Hawaii, emptied of tourists by coronavirus, gets another negative outlook
Hawaii, its primary industry all but shut down, had its outlook revised to negative by Fitch Ratings, which affirmed the state’s issuer default rating at AA-plus.
Monday's revision from stable affects $6.9 billion in outstanding general obligation bonds and $4 million of certificates of participation.
Moody's Investors Service revised the state's outlook to negative April 15.
The rating outlook revision “reflects the considerable economic pressure faced by the state as it confronts the economic impacts of the coronavirus pandemic,” Fitch analysts wrote. “The sudden economic shock brought by the pandemic and the severe recession now unfolding as being well beyond the routine cyclicality typically faced by state and local governments and reflected in (issuer default ratings).”
In the seven days through Thursday, visitor arrivals into Hawaii averaged 336 per day, according to state tracking data. A typical April day in 2019 saw more than 30,000 inbound arrivals.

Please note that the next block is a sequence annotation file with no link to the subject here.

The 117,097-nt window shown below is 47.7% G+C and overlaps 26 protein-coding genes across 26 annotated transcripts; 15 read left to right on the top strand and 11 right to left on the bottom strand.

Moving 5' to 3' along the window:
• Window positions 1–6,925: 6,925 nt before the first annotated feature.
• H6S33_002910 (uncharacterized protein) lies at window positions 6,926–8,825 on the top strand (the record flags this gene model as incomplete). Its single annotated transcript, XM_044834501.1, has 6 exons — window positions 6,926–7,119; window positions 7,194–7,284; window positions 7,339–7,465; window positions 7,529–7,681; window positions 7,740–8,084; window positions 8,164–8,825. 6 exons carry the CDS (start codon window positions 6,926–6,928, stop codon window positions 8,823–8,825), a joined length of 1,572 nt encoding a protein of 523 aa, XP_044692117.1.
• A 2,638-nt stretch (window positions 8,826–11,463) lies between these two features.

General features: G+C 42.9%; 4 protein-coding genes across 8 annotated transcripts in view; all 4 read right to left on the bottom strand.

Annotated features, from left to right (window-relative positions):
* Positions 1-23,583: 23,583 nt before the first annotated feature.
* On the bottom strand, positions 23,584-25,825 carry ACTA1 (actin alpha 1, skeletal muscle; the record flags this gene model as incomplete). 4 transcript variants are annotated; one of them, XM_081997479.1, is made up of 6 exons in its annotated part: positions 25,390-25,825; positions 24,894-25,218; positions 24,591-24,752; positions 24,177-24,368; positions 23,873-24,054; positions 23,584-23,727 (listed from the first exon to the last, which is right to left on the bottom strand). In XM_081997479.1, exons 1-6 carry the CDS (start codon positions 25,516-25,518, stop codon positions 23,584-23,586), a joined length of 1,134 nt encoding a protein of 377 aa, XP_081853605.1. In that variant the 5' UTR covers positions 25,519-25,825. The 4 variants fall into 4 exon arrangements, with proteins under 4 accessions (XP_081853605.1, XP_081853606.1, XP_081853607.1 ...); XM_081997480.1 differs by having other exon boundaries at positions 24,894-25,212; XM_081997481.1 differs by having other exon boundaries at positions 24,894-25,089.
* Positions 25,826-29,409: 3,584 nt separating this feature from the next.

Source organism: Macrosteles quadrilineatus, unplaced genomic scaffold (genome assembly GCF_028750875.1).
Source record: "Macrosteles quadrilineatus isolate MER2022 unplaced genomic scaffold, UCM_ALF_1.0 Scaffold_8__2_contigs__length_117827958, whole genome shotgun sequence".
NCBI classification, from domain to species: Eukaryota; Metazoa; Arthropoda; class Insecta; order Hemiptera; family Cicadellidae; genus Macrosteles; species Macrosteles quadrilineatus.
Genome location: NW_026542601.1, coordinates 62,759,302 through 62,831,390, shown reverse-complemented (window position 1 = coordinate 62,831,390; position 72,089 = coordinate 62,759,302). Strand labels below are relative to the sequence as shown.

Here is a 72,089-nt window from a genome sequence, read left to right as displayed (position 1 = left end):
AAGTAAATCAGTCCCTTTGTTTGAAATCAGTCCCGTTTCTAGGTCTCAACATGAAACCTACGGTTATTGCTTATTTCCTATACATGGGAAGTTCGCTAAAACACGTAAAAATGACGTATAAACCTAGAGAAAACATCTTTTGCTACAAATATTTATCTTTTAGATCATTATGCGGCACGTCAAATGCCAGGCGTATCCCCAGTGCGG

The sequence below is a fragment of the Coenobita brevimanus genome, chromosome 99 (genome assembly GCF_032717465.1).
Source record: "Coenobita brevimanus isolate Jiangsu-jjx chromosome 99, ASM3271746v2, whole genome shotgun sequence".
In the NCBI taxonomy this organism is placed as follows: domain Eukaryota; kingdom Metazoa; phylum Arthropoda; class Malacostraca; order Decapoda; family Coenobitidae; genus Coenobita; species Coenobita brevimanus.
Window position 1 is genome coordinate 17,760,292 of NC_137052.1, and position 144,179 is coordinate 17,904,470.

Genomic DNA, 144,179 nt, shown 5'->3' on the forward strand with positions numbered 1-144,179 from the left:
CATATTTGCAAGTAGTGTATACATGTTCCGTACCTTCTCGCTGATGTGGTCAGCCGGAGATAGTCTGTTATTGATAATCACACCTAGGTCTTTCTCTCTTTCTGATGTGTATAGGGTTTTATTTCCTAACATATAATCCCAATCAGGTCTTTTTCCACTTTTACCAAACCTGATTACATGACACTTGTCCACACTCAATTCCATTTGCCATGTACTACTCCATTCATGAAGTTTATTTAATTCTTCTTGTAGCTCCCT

All arrivals into the state, whether visitor or resident, are required to proceed immediately to a 14-day quarantine. Gov. David Ige on Saturday extended the visitor quarantine, and general stay-at-home requirement for residents, through May.
While Hawaii has a track record of very strong operating performance, Fitch analysts said its ability to absorb the shock and maintain financial resilience will be tested by the duration of the lockdown and the trajectory of its recovery.
Hawaii's tourism industry, a pillar of the economy, is most affected, and its recovery will depend in part on the trajectory of the downturn in markets from which visitors originate and potential changes in travel patterns, according to Fitch.
So far the state has avoided the worst from COVID-19, which has killed 15 in Hawaii out of about 50,000 deaths nationwide.
Hawaii's COPs were affirmed at AA. The GO bonds are general obligations of the state of Hawaii that carry the full faith and credit pledge of the state. The COPs are secured by lease payments subject to legislative appropriation.
The negative outlook indicates the direction the rating is likely to move over a one- to two-year period; however, it does not imply that a rating change is inevitable.
The outlook revision, and evaluation of the state's credit quality going forward, are informed by Fitch's coronavirus downside scenario. In the near term, Fitch said, the state will need to carefully manage the considerable economic and fiscal uncertainty caused by the coronavirus pandemic.